Is this project an undergraduate, graduate, or faculty project?

Undergraduate

group

Authors' Class Standing

Karen Maurer, Junior Andrew Valenti, Senior John Dennehy, Junior James Le, Junior Sophie Zaccarine, Junior

Lead Presenter's Name

Karen Maurer

Faculty Mentor Name

Eric Perrell

Abstract

Project Hummingbird is an undergraduate research project with the goal of launching and recovering a sounding rocket using a rotor-recovery system that will safely guide the rocket to landing. It aims to demonstrate an alternative approach to current methods of booster recovery that would, like the other techniques, reduce the cost per launch, but would also require a less complex system and far less fuel. The system is designed to launch with an internally stored rotor-hub and externally folded rotor-blades. At apogee, the rocket will orient itself nose up and deploy the rotor blades. The rotor-blades will auto-rotate and slow the rocket’s descent. An onboard flight computer will control the guidance and descent of the rocket to the ground. Proving such a system involves a series of small-scale model tests to gain an understanding of rotor-blades’ ability to produce lift in unpowered flight. Project members are currently constructing a small-scale model for drop testing in order to gain an understanding of auto-rotational performance at varying speeds and pitch angles, as well as a full-scale rocket for validating all planned and emergency deployment systems. Once the small scale testing is complete and the full-scale rocket has been proven out, conditions for the full-scale autorotation will be selected and full scale tests will be performed. Upon successful landing using autorotation, guidance systems will be developed. The project aims to perform a demonstration flight at the 2019 Spaceport America Cup.

Did this research project receive funding support (Spark or Ignite Grants) from the Office of Undergraduate Research?

Yes, Ignite Grant

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Project Hummingbird: Recovery of a Rocket Using Autorotation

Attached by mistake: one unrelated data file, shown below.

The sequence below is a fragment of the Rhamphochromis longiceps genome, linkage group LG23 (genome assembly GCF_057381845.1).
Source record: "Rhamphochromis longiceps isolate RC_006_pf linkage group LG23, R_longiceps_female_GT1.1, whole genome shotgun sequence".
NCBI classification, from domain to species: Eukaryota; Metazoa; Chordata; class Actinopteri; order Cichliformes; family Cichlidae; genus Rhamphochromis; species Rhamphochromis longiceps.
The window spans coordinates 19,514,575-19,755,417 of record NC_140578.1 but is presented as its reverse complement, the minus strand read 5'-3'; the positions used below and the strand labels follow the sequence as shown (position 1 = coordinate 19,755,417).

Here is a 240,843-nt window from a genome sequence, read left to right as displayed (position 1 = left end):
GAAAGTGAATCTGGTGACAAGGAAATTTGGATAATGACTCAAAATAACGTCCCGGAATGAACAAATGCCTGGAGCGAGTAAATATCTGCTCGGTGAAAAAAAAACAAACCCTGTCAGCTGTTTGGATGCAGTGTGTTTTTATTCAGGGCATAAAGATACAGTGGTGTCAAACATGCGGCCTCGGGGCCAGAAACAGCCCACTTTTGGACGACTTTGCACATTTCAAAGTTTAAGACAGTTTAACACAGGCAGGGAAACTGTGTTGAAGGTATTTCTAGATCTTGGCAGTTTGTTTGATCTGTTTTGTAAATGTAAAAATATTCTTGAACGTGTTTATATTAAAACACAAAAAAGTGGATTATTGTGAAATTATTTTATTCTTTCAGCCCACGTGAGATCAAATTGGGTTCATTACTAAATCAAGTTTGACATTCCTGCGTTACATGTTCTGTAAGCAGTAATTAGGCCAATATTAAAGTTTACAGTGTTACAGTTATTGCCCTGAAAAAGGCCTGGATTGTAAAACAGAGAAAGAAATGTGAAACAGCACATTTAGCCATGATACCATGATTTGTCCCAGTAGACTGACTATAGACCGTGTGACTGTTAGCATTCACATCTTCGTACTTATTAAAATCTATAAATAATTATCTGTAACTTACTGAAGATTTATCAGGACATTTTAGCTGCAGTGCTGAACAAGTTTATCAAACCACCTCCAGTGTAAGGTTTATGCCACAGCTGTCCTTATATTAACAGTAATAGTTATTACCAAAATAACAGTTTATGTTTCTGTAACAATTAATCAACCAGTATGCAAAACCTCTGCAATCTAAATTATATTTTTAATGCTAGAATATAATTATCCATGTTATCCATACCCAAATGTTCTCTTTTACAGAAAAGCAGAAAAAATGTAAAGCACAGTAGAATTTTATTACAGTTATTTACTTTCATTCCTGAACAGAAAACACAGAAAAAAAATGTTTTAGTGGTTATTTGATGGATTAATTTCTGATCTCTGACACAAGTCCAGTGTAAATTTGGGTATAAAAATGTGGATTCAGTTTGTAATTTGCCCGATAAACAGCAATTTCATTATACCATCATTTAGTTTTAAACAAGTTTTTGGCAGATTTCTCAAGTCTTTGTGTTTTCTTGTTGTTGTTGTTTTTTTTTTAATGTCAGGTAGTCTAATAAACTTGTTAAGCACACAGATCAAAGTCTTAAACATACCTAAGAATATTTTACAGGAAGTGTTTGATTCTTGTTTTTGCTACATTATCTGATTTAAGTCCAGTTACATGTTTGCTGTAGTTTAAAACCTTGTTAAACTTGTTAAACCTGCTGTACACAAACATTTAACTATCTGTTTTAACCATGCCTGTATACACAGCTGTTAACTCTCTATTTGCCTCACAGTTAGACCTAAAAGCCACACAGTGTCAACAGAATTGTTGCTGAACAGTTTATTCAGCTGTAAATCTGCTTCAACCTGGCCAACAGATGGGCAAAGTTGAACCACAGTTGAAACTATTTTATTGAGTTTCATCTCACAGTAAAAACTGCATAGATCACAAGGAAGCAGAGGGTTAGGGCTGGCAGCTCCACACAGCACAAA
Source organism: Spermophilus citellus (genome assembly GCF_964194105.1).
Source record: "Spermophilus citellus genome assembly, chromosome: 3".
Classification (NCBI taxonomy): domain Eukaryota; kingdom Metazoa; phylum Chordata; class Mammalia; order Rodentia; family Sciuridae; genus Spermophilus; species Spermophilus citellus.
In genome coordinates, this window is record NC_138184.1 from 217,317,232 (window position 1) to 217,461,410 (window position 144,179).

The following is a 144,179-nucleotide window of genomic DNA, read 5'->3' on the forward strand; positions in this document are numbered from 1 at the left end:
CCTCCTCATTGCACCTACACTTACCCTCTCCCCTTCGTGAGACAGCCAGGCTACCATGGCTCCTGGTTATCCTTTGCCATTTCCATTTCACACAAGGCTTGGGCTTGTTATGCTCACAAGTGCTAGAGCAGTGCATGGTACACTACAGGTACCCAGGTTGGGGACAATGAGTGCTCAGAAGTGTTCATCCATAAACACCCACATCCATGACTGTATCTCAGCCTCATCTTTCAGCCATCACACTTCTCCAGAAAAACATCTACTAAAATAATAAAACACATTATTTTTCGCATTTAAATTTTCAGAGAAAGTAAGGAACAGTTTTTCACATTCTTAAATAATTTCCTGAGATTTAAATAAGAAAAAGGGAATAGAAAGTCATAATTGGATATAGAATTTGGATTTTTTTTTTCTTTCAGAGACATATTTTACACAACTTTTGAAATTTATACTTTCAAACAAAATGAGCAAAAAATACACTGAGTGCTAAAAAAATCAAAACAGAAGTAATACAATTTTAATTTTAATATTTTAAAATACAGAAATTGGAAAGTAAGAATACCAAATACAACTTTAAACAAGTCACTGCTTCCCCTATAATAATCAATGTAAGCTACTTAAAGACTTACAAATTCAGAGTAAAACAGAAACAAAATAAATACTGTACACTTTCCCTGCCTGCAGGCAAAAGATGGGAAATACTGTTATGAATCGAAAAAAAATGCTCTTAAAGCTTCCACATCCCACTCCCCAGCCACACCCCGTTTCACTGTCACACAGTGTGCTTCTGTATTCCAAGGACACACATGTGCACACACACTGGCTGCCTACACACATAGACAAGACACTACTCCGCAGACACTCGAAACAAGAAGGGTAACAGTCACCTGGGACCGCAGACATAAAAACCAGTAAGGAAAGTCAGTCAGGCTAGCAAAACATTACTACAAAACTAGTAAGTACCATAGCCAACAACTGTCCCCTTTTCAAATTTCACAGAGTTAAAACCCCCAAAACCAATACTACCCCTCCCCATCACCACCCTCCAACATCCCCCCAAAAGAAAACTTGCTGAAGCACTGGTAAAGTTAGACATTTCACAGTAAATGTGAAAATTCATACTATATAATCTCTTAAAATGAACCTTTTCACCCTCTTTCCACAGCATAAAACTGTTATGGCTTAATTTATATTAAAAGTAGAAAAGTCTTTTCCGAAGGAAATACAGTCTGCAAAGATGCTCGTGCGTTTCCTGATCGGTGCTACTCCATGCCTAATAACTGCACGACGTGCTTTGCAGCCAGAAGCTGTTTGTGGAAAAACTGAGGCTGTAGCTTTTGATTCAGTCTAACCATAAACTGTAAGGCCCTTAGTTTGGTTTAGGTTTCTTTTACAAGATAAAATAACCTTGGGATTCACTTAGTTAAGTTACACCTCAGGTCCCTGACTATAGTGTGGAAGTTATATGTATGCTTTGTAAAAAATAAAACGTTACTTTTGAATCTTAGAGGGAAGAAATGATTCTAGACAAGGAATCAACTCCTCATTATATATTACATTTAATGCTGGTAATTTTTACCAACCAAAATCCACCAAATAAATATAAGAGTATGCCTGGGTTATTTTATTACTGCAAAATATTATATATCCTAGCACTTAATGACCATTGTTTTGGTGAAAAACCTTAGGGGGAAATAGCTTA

Project Hummingbird is an undergraduate research project with the goal of launching and recovering a sounding rocket using a rotor-recovery system that will safely guide the rocket to landing. It aims to demonstrate an alternative approach to current methods of booster recovery that would, like the other techniques, reduce the cost per launch, but would also require a less complex system and far less fuel. The system is designed to launch with an internally stored rotor-hub and externally folded rotor-blades. At apogee, the rocket will orient itself nose up and deploy the rotor blades. The rotor-blades will auto-rotate and slow the rocket’s descent. An onboard flight computer will control the guidance and descent of the rocket to the ground. Proving such a system involves a series of small-scale model tests to gain an understanding of rotor-blades’ ability to produce lift in unpowered flight. Project members are currently constructing a small-scale model for drop testing in order to gain an understanding of auto-rotational performance at varying speeds and pitch angles, as well as a full-scale rocket for validating all planned and emergency deployment systems. Once the small scale testing is complete and the full-scale rocket has been proven out, conditions for the full-scale autorotation will be selected and full scale tests will be performed. Upon successful landing using autorotation, guidance systems will be developed. The project aims to perform a demonstration flight at the 2019 Spaceport America Cup.

 

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